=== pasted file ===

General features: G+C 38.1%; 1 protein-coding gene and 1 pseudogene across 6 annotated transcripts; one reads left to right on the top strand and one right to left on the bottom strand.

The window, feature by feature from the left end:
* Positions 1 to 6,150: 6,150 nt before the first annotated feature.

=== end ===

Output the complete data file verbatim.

General features: G+C 38.1%; 1 protein-coding gene and 1 pseudogene across 6 annotated transcripts; one reads left to right on the top strand and one right to left on the bottom strand.

The window, feature by feature from the left end:
* Positions 1 to 6,150: 6,150 nt before the first annotated feature.